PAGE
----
Monday, August 13, 2012

Back to "The Basics"

Reading my recipes

Don't be surprised if you occasionally see my recipes say "some of" this or that for certain ingredients. To me, cooking is all about intuition, feeling, creativity and inspiration. A recipe is just a guide. I leave some measurements off when they are "to taste" and I feel that it won't affect the recipe too much. When I cook the same dish, I don't always make it the same way every time--and I like it that way. Some days, I like it spicy, some days I like it more cheesy; it depends on my mood. Don't let the recipe limit you; feel free to add more or less herbs and seasonings, or even leave out some things if you don't like them. After all, you have to enjoy it!

When I read recipes, I never like having to look at a long list of ingredients or having to scan through the list in order to know which ingredients and quantities to use for each procedure. I can't tell you how many times I've accidentally skipped one or two ingredients and found out later (when it's too late!). For practical reasons, while cooking, I'm always trying to find ways to read as little as I can. Therefore, if the list is long, I've decided to group together ingredients that are going to be used at the same time. This way, you can mix them in advance and set them aside in one place, and when the procedure calls for it, you can just add them all at once. It's organized and time-saving!

Here's how I show my measurements:
C - Cup
T - Tablespoon
t - Teaspoon

Yvonne's Must-Haves

There are already sites and cookbooks that tell us what kinds of basic pantry items we should have in the household, so I won't go into that. Instead, have you ever wondered about what kinds of oil, salt, cookware.....etc, you should use? This was one of the frequent topics that my clients used to discuss with me when I was a personal chef in NY. What I would like to do is to focus on the use of some ingredients and gadgets for health reasons. Using the wrong cookware or oil and such can be unhealthy or even toxic. I'd like to share my knowledge and experiences to offer you the best advice I can. You'll notice that I repeatedly use these ingredients or items in my recipes. Please feel free to leave me comments, questions, or suggestions.

Stainless Steel Cookware and Baking Sheets
Non-stick pots and pans and baking sheets are convenient and cheap, but the surface can flake off in your food and can release toxins in high heat. Invest in a set of high quality stainless steel cookware and baking sheets that will last you a lifetime. Also, you can easily brown food and make sauces and gravies out of the browned bits without worrying about scraping off the surface.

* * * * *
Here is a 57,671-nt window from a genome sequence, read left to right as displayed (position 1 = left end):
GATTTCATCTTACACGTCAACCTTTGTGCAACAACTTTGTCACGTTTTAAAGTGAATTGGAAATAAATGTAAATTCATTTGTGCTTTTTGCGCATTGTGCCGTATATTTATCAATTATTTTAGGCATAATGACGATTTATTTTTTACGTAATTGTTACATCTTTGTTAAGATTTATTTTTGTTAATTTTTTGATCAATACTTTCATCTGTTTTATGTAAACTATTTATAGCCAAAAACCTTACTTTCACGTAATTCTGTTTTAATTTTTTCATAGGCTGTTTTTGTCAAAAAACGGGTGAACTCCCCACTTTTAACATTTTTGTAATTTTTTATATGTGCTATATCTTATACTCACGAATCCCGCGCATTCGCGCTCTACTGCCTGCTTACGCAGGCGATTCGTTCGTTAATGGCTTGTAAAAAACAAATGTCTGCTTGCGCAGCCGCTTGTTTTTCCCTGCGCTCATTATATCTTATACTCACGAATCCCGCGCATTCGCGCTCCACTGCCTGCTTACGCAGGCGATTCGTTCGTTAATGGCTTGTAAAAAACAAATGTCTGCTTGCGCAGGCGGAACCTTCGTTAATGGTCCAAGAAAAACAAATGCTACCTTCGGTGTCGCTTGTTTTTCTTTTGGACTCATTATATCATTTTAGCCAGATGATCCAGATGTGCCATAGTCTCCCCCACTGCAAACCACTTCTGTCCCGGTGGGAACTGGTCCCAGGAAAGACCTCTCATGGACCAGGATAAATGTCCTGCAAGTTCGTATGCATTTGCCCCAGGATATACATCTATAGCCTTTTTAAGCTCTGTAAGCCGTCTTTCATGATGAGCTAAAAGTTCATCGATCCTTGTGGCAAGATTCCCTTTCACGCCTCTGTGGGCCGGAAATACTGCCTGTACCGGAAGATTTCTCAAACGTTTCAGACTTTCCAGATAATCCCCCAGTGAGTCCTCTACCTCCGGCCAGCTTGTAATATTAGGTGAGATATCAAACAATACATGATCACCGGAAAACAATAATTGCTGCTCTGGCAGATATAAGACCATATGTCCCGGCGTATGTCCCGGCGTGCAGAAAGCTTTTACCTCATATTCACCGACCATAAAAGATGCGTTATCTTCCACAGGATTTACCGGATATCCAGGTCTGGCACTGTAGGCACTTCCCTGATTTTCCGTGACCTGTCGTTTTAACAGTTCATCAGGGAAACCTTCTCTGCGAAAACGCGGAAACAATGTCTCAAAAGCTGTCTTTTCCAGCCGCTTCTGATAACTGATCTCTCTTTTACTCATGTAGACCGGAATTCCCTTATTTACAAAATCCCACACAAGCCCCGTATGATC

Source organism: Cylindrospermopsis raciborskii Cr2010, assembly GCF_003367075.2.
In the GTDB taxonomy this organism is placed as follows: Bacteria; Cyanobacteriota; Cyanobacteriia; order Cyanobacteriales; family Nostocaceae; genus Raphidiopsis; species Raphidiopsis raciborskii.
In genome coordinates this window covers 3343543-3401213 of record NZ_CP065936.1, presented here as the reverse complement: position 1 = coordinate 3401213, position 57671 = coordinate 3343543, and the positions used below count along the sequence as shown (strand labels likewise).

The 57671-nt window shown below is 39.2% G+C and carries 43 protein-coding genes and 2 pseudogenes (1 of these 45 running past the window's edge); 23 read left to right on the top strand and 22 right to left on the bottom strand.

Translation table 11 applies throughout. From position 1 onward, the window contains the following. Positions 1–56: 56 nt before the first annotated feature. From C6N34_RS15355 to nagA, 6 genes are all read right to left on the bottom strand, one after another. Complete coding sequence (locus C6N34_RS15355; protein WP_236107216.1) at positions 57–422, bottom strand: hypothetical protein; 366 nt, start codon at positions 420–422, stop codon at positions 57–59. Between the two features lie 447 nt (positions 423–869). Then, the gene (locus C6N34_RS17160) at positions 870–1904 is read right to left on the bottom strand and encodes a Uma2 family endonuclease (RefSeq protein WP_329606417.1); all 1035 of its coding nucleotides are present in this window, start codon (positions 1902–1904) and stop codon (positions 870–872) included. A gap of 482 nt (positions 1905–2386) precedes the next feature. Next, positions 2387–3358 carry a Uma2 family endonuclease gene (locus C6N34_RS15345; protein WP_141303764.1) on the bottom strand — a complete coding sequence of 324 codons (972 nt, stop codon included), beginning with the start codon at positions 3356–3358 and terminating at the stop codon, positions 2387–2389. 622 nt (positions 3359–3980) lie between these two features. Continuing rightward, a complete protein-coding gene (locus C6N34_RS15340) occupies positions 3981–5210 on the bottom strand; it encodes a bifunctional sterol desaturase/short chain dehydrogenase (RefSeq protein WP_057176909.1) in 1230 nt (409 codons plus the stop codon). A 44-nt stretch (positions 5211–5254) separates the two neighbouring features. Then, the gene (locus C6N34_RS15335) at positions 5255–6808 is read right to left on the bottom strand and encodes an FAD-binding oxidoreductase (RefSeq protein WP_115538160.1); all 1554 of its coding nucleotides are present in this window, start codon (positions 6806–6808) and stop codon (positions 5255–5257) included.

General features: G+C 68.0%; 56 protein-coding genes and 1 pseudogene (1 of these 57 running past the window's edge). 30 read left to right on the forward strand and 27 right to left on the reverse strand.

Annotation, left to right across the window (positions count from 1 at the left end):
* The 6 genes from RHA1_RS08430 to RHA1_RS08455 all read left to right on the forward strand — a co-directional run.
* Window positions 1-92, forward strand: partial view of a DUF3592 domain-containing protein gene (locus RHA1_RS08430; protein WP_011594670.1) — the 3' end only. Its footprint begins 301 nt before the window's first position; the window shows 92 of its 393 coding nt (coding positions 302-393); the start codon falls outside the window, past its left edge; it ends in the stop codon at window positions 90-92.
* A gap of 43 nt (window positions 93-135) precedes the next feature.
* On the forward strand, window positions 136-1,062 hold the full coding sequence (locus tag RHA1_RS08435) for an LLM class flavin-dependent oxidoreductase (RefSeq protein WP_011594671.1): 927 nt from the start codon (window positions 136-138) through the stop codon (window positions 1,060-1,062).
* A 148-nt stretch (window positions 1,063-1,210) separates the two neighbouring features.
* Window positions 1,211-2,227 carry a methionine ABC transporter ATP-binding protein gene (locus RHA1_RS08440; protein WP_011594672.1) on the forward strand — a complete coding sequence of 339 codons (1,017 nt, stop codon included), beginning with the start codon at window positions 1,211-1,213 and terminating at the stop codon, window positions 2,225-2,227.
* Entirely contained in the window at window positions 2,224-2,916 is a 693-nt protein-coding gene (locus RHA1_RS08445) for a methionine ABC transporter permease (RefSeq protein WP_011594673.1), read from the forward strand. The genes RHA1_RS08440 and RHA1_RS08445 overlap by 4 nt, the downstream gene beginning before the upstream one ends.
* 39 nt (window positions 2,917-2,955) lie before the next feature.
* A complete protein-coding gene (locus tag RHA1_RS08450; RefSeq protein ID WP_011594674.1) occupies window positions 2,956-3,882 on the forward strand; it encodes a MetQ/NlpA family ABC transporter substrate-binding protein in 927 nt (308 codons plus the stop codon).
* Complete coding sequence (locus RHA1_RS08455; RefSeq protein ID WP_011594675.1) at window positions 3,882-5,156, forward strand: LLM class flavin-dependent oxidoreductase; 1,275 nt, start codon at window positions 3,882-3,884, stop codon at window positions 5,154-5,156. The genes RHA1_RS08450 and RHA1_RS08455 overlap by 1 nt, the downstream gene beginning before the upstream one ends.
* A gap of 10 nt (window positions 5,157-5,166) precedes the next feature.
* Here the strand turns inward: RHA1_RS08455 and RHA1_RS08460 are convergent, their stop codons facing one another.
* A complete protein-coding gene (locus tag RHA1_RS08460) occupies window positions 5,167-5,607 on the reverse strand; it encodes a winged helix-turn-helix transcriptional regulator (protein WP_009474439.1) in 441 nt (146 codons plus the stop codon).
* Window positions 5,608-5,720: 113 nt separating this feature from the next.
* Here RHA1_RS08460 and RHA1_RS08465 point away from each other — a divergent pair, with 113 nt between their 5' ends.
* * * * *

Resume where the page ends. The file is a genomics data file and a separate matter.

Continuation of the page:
Cast-Iron Cookware
Like stainless steel, cast-iron is a better option than non-stick and will last a lifetime if well cared for. You can get up to 20% of daily iron intake by using it, as well. The only downside is you have to season it. (You can get instructions and see a video here.)

Dutch Oven
Great for slow cooking. It conducts and holds heat better than standard pots. Find one that is coated with a non-reactive interior such as enamel (so your food taste isn't affected).

Parchment Paper
It's a great way to line your baking pans and is a much safer source than aluminum foil. Having your food in contact with aluminum foil can be toxic and it may be one of the causes of Alzheimer's disease.

Extra Virgin Olive Oil
It's made from the first cold-pressing of the olive fruit without additives and is very good for your heart. However, it should not be used for cooking, since the smoke point is low (oil that is heated to its smoke point or higher will begin smoking and start to release a bitter taste to the food) and the heat can destroy the fats and transform them into trans-fats. Invest in high quality extra virgin olive oil and use it just for dressings, drizzling over bread, pasta.... The high quality one should taste slightly bitter and pungent, but fruity.

Olive Oil (refined)

Also called pure olive oil, it's often made with a blend of extra virgin olive oil and olive oil, and is refined for cooking. It is different than extra virgin olive oil and is able to withstand heat much better, which makes it a much better choice for cooking.

Grape Seed Oil/Canola Oil (refined)
Stir-frying involves high heat, and so you need an oil that can be heated to a high temperature without the fatty acids breaking down. These two oils have a high smoke point and can withstand the heat very well. They do not have a strong or distinctive flavor, which makes them excellent for stir-frying and sautéing. Canola oil especially has minimal saturated fats and is one of the least expensive.